I don’t regard myself as being particularly naive: I know as well as you do that having an excellent product is not enough on its own. You usually have to market it properly as well: otherwise, it sinks because no-one is buying it, so no-one is making a living. I know, too, that this industry is not
I don’t regard myself as being particularly naive: I know as well as you do that having an excellent product is not enough on its own. You usually have to market it properly as well: otherwise, it sinks because no-one is buying it, so no-one is making a living.
I know, too, that this industry is not entirely populated by plaster saints, though I don’t happen to believe that we’re moneygrubbing capitalist running dogs, either. Well, not all of us.
In fact, the antimalware industry is founded on cooperation as well as competition. We all have to earn a living, but mainstream vendors don’t generally sacrifice the safety of the community in general for their own commercial advantage, for instance by keeping malware samples to ourselves.
(Don’t start asking me for samples, though: we share with people we trust not to misuse them, including testers and other vendors: we don’t give them to anyone who asks for them!)
From time to time, this leads to major community initiatives like the WildList Organization and the Anti-Malware Testing Standards Organization, which are intended to benefit the community at large and not just the security industry. Then there are shorter term initiatives intended to counter shorter term threats like specific malware, which often pull in a wide range of organizations. For example, a new initiative spearheaded by Microsoft and intended to counter the ongoing Conficker threat includes organizations like ICANN and Shadowserver ] as well as anti-malware vendors.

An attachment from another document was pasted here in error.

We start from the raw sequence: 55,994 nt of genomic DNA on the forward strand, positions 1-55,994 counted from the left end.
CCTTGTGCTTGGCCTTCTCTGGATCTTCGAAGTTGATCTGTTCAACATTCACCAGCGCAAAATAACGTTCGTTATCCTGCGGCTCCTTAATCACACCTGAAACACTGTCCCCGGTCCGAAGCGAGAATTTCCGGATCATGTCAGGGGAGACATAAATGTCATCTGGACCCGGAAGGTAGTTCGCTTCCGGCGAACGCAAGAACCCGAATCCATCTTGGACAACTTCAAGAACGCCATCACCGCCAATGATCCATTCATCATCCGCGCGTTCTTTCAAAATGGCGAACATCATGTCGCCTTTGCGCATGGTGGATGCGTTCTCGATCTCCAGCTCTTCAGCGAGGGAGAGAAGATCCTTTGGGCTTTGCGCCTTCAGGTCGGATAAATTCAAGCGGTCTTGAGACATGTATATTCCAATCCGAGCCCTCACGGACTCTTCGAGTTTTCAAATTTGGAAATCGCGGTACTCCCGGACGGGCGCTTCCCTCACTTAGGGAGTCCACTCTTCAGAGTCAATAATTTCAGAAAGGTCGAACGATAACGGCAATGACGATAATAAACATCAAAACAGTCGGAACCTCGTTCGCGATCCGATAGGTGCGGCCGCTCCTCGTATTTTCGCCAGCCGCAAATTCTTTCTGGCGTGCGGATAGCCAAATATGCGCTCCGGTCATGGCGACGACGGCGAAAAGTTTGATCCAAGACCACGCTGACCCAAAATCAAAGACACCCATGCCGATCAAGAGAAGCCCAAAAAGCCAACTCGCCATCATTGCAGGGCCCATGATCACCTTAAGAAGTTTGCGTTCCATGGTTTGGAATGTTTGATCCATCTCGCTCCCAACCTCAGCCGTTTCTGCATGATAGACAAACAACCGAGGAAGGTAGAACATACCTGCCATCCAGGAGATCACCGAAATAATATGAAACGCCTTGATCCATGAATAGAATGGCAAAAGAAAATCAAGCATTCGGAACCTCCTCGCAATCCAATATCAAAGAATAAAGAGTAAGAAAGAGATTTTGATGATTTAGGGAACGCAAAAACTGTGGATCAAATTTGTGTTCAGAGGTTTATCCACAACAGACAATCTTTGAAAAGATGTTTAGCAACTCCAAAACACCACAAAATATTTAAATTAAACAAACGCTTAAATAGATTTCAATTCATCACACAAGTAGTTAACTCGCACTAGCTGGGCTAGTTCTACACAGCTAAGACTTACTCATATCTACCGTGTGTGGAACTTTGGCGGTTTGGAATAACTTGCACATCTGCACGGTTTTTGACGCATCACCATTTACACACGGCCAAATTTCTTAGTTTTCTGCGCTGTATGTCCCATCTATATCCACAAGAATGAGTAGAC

Unfortunately, we also come across instances where the security of the customer is compromised in order to achieve a perceived marketing advantage. It’s always tricky, as a researcher working for a vendor, talking about other vendors, especially when the vendor concerned, or at any rate someone in its distributor network, is talking very negatively about us. The last thing I want to do is get into a marketing war, so I’m not going to name and shame here and now. However, there’s a significant security issue involved here, and I’ll be addressing that issue in the abstract later today.